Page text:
Myths and facts of self-harm.

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Self-harm is usually a failed suicide attempt.

This myth persists despite a wealth of studies showing that, although people who self-injure may be at a higher risk of suicide than others, they distinguish betwen acts of self-harm and attempted suicide. Many, if not most, self-injuring people who make a suicide attempt use means that are completely different to their preferred methods of self-inflicted violence.

People who self-injure are crazy and should be locked up.

Tracy Alderman, Ph.D., author of The Scarred Soul, addressed this:

“Fear can lead to dangerous overreactions. In dealing with clients who hurt themselves, you will probably feel fear. . . . Hospitalizing clients for self-inflicted violence is one such form of overreaction. Many therapists, because they do not possess an adequate understanding of SIV, will use extreme measures to assure (they think) their clients’ best interests. However, few people who self-injure need to be hospitalized or institutionalized. The vast majority of self-inflicted wounds are neither life threatening nor require medical treatment. Hospitalizing a client involuntarily for these issues can be damaging in several ways. Because SIV is closely related to feelings of lack of control and overwhelming emotional states, placing someone in a setting that by its nature evokes these feelings is very likely to make matters worse, and may lead to an incident of SIV. In addition, involuntary hospitalization often affects the therapeutic relationship in negative ways, eroding trust, communication, rapport, and honesty. Caution should be used when assessing a client’s level of threat to self or others. In most cases, SIV is not life threatening. . . . Because SIV is so misunderstood, clinicians often overreact and provide treatment that is contraindicated.

People who self-harm are just trying to get attention.

A wise friend once emailed me a list of attention-seeking behaviors: wearing nice clothing, smiling at people, saying “hi”, going to the check-out counter at a store, and so on. We all seek attention all the time; wanting attention is not bad or sick. If someone is in so much distress and feel so ignored that the only way they can think of to express their pain is by hurting his/her body, something is definitely wrong in their life and this isn’t the time to be making moral judgments about their behavior.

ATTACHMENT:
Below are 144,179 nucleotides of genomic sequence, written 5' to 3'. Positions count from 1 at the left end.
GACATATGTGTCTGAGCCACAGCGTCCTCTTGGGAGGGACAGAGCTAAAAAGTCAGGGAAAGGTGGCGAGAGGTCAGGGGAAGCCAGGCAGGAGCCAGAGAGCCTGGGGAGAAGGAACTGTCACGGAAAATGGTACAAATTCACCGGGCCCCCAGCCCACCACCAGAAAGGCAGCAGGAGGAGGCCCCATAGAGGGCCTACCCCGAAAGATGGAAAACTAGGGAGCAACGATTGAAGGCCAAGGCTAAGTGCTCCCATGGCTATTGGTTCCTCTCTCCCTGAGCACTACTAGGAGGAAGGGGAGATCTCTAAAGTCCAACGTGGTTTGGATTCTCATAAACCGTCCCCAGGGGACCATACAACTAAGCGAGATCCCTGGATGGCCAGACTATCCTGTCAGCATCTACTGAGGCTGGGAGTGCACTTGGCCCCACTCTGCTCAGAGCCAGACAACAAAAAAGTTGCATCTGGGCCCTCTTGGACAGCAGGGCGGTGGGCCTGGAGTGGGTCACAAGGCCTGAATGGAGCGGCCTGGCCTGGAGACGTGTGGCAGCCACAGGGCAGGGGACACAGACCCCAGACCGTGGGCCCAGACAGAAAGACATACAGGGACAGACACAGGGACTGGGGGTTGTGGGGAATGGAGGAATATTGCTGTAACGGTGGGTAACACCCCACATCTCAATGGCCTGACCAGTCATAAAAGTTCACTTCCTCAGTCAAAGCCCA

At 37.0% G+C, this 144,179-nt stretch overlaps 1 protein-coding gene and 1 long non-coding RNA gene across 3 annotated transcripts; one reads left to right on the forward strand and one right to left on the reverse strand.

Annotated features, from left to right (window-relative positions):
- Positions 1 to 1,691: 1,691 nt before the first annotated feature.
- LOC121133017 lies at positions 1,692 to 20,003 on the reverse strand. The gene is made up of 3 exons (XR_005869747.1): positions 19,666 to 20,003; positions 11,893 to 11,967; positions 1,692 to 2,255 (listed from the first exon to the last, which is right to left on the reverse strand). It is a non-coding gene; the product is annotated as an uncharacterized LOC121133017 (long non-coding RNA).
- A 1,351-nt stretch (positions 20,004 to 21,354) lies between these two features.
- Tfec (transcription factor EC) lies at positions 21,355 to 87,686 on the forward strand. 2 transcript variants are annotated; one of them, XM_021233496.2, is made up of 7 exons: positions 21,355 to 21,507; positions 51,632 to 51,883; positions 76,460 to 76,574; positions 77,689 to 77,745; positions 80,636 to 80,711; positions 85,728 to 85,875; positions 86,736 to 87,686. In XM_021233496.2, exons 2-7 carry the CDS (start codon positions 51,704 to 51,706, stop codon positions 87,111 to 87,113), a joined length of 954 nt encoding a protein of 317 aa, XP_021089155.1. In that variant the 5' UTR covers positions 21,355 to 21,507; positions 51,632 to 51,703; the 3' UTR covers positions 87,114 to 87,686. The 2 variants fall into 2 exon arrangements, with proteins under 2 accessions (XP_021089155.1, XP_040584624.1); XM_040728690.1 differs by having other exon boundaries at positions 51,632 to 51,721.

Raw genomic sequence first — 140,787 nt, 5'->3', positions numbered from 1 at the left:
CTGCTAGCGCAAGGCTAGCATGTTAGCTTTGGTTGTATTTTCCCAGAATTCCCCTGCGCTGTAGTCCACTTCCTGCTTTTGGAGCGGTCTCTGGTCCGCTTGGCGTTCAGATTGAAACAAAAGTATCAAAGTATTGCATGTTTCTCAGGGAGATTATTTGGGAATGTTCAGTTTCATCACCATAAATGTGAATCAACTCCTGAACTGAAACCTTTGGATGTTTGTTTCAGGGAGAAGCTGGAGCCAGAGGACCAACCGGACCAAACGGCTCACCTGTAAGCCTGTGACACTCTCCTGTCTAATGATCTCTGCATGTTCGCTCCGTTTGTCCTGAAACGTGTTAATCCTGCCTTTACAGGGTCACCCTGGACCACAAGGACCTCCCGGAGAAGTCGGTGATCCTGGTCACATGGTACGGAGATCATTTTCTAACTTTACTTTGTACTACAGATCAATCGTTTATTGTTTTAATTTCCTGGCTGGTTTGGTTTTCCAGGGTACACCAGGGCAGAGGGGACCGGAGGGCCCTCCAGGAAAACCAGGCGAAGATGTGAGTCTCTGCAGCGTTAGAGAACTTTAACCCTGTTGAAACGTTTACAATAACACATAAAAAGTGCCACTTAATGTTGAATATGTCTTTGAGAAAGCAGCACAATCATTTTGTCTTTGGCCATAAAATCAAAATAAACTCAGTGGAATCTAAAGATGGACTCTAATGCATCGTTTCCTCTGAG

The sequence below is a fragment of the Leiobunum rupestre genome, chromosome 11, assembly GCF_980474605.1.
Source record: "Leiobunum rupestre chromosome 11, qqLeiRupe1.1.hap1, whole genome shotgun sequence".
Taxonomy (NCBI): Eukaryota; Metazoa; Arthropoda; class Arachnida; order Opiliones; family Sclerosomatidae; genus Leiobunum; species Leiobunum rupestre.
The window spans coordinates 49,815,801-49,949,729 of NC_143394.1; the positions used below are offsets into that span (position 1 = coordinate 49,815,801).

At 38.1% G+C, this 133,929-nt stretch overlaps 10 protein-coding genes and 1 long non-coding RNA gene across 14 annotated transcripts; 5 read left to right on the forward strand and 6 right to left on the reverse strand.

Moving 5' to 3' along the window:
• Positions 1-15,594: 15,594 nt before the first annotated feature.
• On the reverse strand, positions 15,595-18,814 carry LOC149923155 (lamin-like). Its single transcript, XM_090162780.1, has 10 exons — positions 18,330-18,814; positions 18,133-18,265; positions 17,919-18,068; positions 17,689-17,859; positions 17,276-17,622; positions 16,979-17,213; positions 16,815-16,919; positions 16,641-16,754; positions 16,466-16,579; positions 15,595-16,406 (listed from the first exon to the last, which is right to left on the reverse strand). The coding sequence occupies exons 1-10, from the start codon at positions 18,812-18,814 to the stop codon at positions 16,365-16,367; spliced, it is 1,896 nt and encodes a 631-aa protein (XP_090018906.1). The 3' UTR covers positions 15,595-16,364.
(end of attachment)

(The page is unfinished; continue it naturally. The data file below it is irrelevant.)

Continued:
That said, most poeple who self-injure go to great lengths to hide their wounds and scars. Many consider their self-harm to be a deeply shameful secret and dread the consequences of discovery.

Self-inflicted violence is just an attempt to manipulate others.

Some people use self-inflicted injuries as an attempt to cause others to behave in certain ways, it’s true. Most don’t, though. If you feel as though someone is trying to manipulate you with SI, it may be more important to focus on what it is they want and how you can communicate about it while maintaining appropriate boundaries. Look for the deeper issues and work on those.

Only people with Borderline Personality Disorder self-harm.

Self-harm is a criterion for diagnosing BPD, but there are 8 other equally-important criteria. Not everyone with BPD self-harms, and not all people who self-harm have BPD (regardless of practitioners who automatically diagnose anyone who self-injures with BPD).

If the wounds aren’t “bad enough,” self-harm isn’t serious.

The severity of the self-inflicted wounds has very little to do with the level of emotional distress present. Different people have different methods of SI and different pain tolerances. The only way to figure out how much distress someone is in is to ask. Never assume; check it oput with the person.